Once the issue of command influence is sufficiently raised by the Defense, “the appearance or existence of unlawful command influence creates a rebuttabal presumption of prejudice.” See United States v. Stoneman, 54 M.J. 664, 670, (Army Ct. Crim. App. 2000), citing United States v. Wallace, 39 M.J. 284, 286 (CMA 1994). The burden then shifts to the Government to prove, beyond a reasonable doubt, that there was no unlawful command influence or that the unlawful command influence will not affect the proceedings. See Biagase at 150. Unlawful command influence can apply to the actions of the members of the Office of the Staff Judge Advocate. See generally, United States v. Argo, 46 M.J. 454 (C.A.A.F. 1997).

Either actual or apparent unlawful command influence are sufficient to justify dismissal of charges. In this case, the actual unlawful command influence may be presumed due to overwhelming pretrial publicity. If it is not, then the apparent unlawful command influence in this case still operates to irretrievably damage the perception of fairness by reasonable members of the public, and this too justifies dismissal of charges.

FACTS

Influencing of Witnesses

  1. XXXXXXXXXXX deployed to Iraq in November 2006 with the ___________ Company.
  1. In July 2007, XXXXXXXXXXX redeployed to ___________ after being granted emergency leave.
  1. On 4 August 2007, SPC TTTTTTTT, who replaced XXXXXXXXXXX after XXXXXXXXXXX’s redeployment, was killed on mission by an IED.
  1. On or about 5 September 2007, the __________ Company First Sergeant, YYYYYYY redeployed to Hanau, Germany to accompany another Soldier.
  1. On or about 7 September 2007, the ______ Company forward-detachment, YYYYYYYYY, in the presence of XXXXXXXXXXX, OOOOO and SSSSS encountered XXXXXXXXXXX in the company area and shouted the following at him, “You are a piece of shit. It should have been you who died and not [Death Victim].”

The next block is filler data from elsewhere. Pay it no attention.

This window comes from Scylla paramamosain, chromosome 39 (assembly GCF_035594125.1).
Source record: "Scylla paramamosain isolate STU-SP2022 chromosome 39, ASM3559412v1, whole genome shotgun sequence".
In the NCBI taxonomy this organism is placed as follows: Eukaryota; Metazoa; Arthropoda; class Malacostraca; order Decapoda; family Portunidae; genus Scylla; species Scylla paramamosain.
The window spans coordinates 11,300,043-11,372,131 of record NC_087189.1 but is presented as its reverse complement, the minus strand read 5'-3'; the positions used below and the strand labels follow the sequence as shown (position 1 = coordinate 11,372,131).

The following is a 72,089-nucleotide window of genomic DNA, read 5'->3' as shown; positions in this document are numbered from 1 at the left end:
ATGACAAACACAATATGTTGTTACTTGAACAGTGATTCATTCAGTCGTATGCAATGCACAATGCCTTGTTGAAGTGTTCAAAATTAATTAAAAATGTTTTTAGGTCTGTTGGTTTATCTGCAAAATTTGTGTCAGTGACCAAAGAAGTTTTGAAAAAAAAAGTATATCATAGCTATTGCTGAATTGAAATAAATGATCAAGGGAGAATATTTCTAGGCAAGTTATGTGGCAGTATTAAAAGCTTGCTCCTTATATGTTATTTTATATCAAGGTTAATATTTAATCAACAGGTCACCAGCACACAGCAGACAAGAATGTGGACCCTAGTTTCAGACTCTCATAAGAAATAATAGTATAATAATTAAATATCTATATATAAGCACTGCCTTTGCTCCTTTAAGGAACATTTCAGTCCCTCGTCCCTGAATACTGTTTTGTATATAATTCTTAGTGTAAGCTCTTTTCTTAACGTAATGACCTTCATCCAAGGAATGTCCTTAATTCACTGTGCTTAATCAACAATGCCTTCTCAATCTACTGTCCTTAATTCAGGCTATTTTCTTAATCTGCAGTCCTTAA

1. YYYYYYYYY shouted these words to XXXXXXXXXXX in front of other members of the ______ rear-detachment, including XXXXXXXXXXX, MMMMMMM and PPPPPPPP. Other ______ Company’s rear-detachment Soldiers and at least one Soldier from the forward-detachment, SPC Stephanie Anderson, heard about YYYYYYYYY’s angry comments.
  1. At no time did the rear-detachment chain of command correct YYYYYYYYY or discourage him from making his remarks.
  1. Additionally, during pre-trial investigation, the Defense was having considerable difficulties contacting forward-detachment witnesses. After making the Court aware of this fact, on 8 November 2007 the Military Judge had to order the Trial Counsel to work through the forward command and impress upon them the need to aid the Defense with contacting witnesses.
  1. After the Trial Counsel got involved, the Defense had success in interviewing witnesses telephonically. During these interviews, numerous witnesses relayed that the 127th forward-detachment First Sergeant, YYYYYYYYY, had told a “gaggle” of 1st Platoon Soldiers, including SPC JJJJJJJJ and SPC (now SGT) LLLLLLLLL, that XXXXXXXXXXX has “beaten his wife into the hospital” and that he was currently in jail. These comments, as YYYYYYYYY was aware, are patently untrue and were said to inflame negative feelings towards XXXXXXXXXXX and served to taint the pool of witnesses from which the Defense is drawing.
  1. The Defense subsequently learned that YYYYYYYYY addressed __________ forward-detachment’s 1st Platoon stating that XXXXXXXXXXX had left theater under “questionable circumstances” and had refused to return. He further stated that “they” [presumably the rear- and forward-detachment chains of command] intended to get the maximum possible punishment for his conduct. These statements again mischaracterized XXXXXXXXXXX’s actions and were made to XXXXXXXXXXX’s platoon, again the very pool of witnesses from which the Defense is exclusively drawing.
  1. Finally, the Defense has recently learned that during the __________ Company’s final formation before re-deploying to _________, YYYYYYYYY stated that because of the delay in the court-martial, any witnesses previously identified to testify in “the court-martial” would have their block leave delayed indefinitely or canceled altogether. SPC AAAAAA will testify that the insinuation was clearly that this delay was caused by the defense.[1] Despite the Government’s witness list containing the names of the unit’s commander and first sergeant, Trial Counsel represented to the Military Judge in the R.C.M. 802 session on 28 November 2007 that he did not intend to bring back either witness for trial. Only the Defense plans to call Soldiers from the _________ Company’s forward-detachment.

ARGUMENT

Influencing of Witnesses